Product perfection is now an expectation for consumers, which places far more pressure on manufacturers to always deliver. Surprisingly, a great deal of quality control and inspection still relies on the human eye and subjective decisions.
When it comes to inspection tasks, humans do a pretty good job. We can rely on our senses to detect differences, and even taste and smell depending on the product. If something changes, we’re adaptable and can make a quick decision on our own. We’re also pretty easy to train, and we learn by example.
However, when we get tired, distracted or bored we start making mistakes. Our eyes can also trick us. Traditional vision inspection has error rates as high as 30 percent. Often, what an inspector flags as an error is actually a false positive as they begin to doubt their own decisions.
The key advantage with technology – it can make decisions faster, consistently, and over and over without getting bored. Now with artificial intelligence (AI), machines can begin to learn and make their own decisions. Despite these machine advantages, there’s still a significant requirement for humans in inspection processes. For manufacturers specializing in short-run, customized, seasonal, and regional products it’s often uneconomical to fully automate inspection processes. Premium and boutique brands also place a lot of emphasis on the human touch in their manufacturing process. For these manufacturers, AI-based visual inspection tools can help add decision-support so an operator always makes the right, objective choice.
New AI-based tools for visual inspection take advantages of advances in edge processing and simplified algorithm development to help highlight product differences and deviations. For many manufacturers who have or are evaluating AI, model training and development pose significant cost and expertise barriers. In comparison, new tools use operator input to help train the AI model. Using a basic image compare function, the system visually highlights possible product differences for an operator as they evaluate products against a saved “golden reference” image. As the operator accepts or rejects initial possible errors, behind-the-scenes the AI model is transparently trained and it will quickly begin suggesting if it thinks a difference is an error.
In addition, automated and customizable reporting tools help manufacturers gain data on visual inspection processes. Often, visual inspection poses a “data black hole” for manufacturers, which makes it difficult to ensure end-to-end quality and time-consuming to resolve issues when errors occur. For example, with these reporting tools, operators can capture images of manual inspected products alongside their notes and save the data to their manufacturing planning system.
AI Decision-Support and PCB Inspection
One of the key areas where visual inspection is still critical to quality control is in electronics inspection. While mass produced consumer goods benefit from machine vision, there is still a place for skilled human inspection for custom or short-run products where full automation is too expensive or complex. In addition, while automated optical inspection (AOI) catches most errors, it may miss issues such as component orientation, through hole, labelling, and soldering defects.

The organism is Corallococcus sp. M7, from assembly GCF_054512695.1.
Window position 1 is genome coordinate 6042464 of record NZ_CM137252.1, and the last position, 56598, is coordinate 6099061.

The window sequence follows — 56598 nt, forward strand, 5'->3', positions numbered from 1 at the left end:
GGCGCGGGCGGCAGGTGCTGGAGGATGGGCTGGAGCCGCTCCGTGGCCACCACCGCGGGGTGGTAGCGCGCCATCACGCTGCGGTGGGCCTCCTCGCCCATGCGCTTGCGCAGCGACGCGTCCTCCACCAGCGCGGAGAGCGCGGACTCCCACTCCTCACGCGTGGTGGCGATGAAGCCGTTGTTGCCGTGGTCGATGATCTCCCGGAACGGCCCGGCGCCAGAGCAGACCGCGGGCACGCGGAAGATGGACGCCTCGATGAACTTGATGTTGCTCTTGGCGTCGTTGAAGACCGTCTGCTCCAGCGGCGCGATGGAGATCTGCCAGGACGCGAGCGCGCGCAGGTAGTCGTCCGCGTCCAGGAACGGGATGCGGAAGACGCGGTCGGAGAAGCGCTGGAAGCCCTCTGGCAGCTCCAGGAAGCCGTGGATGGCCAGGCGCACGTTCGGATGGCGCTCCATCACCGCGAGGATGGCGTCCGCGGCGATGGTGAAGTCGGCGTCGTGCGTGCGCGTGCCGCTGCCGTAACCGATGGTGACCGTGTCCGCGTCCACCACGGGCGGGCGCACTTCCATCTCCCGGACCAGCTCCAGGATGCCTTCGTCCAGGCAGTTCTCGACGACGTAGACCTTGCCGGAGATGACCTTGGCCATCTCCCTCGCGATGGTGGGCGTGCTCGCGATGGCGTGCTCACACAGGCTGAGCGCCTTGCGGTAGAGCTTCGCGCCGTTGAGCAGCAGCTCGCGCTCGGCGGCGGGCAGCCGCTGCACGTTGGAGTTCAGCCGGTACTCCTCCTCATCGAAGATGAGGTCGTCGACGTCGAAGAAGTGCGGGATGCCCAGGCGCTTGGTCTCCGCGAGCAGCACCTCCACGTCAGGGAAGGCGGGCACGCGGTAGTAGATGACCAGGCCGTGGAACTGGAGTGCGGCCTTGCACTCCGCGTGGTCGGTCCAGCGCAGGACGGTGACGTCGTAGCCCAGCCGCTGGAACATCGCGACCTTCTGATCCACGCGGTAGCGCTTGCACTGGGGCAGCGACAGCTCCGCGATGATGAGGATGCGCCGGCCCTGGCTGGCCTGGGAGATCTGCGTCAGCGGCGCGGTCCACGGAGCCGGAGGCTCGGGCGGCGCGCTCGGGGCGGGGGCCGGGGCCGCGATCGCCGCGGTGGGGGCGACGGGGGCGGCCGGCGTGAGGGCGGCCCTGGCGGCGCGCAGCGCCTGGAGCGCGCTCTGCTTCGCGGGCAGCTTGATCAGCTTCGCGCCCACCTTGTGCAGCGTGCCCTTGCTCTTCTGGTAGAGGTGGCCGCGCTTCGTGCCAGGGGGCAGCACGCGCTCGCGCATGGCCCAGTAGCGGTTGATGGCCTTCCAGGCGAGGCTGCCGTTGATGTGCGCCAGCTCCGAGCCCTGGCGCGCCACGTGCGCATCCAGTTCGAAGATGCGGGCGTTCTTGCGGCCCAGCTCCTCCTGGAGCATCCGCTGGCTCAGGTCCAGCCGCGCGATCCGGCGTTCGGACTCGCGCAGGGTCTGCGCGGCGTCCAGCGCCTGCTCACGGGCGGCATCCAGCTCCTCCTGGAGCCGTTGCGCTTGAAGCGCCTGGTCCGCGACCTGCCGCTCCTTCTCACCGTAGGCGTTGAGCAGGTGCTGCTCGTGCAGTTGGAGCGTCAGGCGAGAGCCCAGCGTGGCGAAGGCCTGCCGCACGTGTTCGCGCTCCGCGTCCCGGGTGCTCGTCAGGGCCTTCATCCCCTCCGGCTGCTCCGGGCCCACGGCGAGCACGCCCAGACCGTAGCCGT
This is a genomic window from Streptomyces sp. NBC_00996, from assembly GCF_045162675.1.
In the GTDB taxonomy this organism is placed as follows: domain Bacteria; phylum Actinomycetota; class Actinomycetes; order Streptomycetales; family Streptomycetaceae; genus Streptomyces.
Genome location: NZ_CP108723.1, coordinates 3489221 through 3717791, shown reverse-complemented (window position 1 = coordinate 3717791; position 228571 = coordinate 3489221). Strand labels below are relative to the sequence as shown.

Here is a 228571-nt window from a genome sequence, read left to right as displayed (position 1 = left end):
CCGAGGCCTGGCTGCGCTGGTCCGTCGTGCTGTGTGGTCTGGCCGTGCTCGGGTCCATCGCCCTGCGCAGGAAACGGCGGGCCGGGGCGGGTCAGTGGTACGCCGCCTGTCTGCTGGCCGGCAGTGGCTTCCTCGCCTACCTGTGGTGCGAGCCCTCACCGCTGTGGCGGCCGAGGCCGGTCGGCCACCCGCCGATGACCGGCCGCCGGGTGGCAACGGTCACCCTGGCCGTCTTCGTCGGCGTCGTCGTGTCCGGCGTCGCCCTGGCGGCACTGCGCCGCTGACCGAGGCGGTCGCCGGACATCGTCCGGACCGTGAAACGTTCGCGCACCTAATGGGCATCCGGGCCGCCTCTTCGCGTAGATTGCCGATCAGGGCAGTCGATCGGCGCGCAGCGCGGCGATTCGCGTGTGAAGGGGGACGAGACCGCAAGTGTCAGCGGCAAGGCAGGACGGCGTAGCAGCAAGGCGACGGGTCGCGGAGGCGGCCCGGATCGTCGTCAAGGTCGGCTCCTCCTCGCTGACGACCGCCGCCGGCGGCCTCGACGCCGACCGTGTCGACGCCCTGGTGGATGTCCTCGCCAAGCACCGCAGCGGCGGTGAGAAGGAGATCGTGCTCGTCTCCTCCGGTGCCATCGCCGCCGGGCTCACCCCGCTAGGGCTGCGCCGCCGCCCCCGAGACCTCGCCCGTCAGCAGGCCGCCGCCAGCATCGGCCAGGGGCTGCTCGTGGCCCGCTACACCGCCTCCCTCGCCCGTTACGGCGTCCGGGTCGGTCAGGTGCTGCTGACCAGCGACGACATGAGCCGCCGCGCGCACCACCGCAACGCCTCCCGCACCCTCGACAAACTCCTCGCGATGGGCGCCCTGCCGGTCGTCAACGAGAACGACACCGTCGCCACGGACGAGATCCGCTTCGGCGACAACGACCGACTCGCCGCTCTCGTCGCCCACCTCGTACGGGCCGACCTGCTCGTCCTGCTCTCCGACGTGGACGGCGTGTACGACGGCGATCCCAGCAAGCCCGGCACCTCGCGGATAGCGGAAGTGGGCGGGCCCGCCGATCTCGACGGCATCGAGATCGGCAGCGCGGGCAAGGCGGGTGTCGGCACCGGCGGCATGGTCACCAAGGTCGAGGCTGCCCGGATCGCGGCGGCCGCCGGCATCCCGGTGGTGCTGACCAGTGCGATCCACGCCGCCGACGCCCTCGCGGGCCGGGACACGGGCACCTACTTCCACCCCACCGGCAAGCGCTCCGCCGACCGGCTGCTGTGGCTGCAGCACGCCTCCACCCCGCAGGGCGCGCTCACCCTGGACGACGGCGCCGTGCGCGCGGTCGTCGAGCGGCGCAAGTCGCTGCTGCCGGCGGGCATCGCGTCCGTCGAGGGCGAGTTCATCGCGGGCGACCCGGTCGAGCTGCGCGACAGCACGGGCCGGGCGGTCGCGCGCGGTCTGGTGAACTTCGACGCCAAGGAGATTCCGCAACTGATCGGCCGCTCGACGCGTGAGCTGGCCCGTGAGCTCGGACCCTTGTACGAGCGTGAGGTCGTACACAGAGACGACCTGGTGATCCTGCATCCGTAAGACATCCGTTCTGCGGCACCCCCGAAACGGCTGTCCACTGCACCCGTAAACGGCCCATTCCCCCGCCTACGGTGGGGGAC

DICA Electronics is a specialized electronics manufacturer with expertise in smaller run, customized products for high-value, high-reliability applications. The company has adopted AI based decision-support tools for products not well-suited to AOI, or as a secondary inspection following manual processes. The intent is not to replace the human inspector, but help ensure they are making consistent, informed decisions as their attention to detail may begin to fade over a long day. Additionally, new products or inspectors can be more easily added to the production line, with AI ensuring the same consistent decision is made.
The manufacturer has trained the system with number of “golden reference” images for manually inspected products. As part of the training, the operator’s own early decisions on possible defects has helped train and fine-tune the AI model. As the operator and quality manager gains confidence in the accuracy of the system, they can stop AI model training. The company was able to start using AI, without requiring algorithm development expertise.
As important as error-detection, the system’s integrated reporting tools provides the manufacturer with key data surrounding manual inspection processes. DICA uses the image save function included in the reporting capabilities to capture a photo of every manually inspected board and its bar code, along with any operator notes. Data is then saved to their manufacturing resource planning software, along with data from their automated inspection processes. If an in-field error is reported, the manufacturer can then verify if a “good part” left their facility to help speed resolution.
The ability to help pinpoint errors in manual processes, or verify that a good product did leave the facility and a downstream issue is cause for concern, saves the manufacturer from numerous hidden costs. Without data, quality managers and staff are diverted to issue resolution processes, often involving numerous emails and phone calls with customers and other suppliers. Replacement parts may be shipped at the cost to the manufacturer, even though the root cause of the issue may not have been within their process or area of responsibility.